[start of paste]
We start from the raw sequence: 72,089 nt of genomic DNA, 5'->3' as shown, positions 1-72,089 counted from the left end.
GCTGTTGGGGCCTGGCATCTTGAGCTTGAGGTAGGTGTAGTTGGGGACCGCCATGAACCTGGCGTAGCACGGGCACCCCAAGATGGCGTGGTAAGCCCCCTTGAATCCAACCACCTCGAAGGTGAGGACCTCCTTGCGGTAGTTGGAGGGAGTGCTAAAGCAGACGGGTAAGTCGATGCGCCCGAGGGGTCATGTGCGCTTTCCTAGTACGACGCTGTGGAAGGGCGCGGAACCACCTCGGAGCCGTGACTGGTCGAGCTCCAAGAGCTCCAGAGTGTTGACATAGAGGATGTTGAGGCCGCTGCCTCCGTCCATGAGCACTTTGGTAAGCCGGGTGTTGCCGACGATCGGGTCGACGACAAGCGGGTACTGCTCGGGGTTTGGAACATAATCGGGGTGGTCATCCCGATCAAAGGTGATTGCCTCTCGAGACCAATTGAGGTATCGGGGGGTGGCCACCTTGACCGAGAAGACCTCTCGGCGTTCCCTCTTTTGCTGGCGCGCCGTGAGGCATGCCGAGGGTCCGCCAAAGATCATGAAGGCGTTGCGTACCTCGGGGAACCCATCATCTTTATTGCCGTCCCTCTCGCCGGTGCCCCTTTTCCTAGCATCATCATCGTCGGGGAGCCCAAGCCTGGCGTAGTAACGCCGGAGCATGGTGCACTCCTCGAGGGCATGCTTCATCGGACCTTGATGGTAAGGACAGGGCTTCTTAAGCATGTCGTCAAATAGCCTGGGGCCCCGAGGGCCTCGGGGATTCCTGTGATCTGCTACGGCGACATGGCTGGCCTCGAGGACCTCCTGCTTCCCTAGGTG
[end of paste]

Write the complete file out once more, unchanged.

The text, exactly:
We start from the raw sequence: 72,089 nt of genomic DNA, 5'->3' as shown, positions 1-72,089 counted from the left end.
GCTGTTGGGGCCTGGCATCTTGAGCTTGAGGTAGGTGTAGTTGGGGACCGCCATGAACCTGGCGTAGCACGGGCACCCCAAGATGGCGTGGTAAGCCCCCTTGAATCCAACCACCTCGAAGGTGAGGACCTCCTTGCGGTAGTTGGAGGGAGTGCTAAAGCAGACGGGTAAGTCGATGCGCCCGAGGGGTCATGTGCGCTTTCCTAGTACGACGCTGTGGAAGGGCGCGGAACCACCTCGGAGCCGTGACTGGTCGAGCTCCAAGAGCTCCAGAGTGTTGACATAGAGGATGTTGAGGCCGCTGCCTCCGTCCATGAGCACTTTGGTAAGCCGGGTGTTGCCGACGATCGGGTCGACGACAAGCGGGTACTGCTCGGGGTTTGGAACATAATCGGGGTGGTCATCCCGATCAAAGGTGATTGCCTCTCGAGACCAATTGAGGTATCGGGGGGTGGCCACCTTGACCGAGAAGACCTCTCGGCGTTCCCTCTTTTGCTGGCGCGCCGTGAGGCATGCCGAGGGTCCGCCAAAGATCATGAAGGCGTTGCGTACCTCGGGGAACCCATCATCTTTATTGCCGTCCCTCTCGCCGGTGCCCCTTTTCCTAGCATCATCATCGTCGGGGAGCCCAAGCCTGGCGTAGTAACGCCGGAGCATGGTGCACTCCTCGAGGGCATGCTTCATCGGACCTTGATGGTAAGGACAGGGCTTCTTAAGCATGTCGTCAAATAGCCTGGGGCCCCGAGGGCCTCGGGGATTCCTGTGATCTGCTACGGCGACATGGCTGGCCTCGAGGACCTCCTGCTTCCCTAGGTG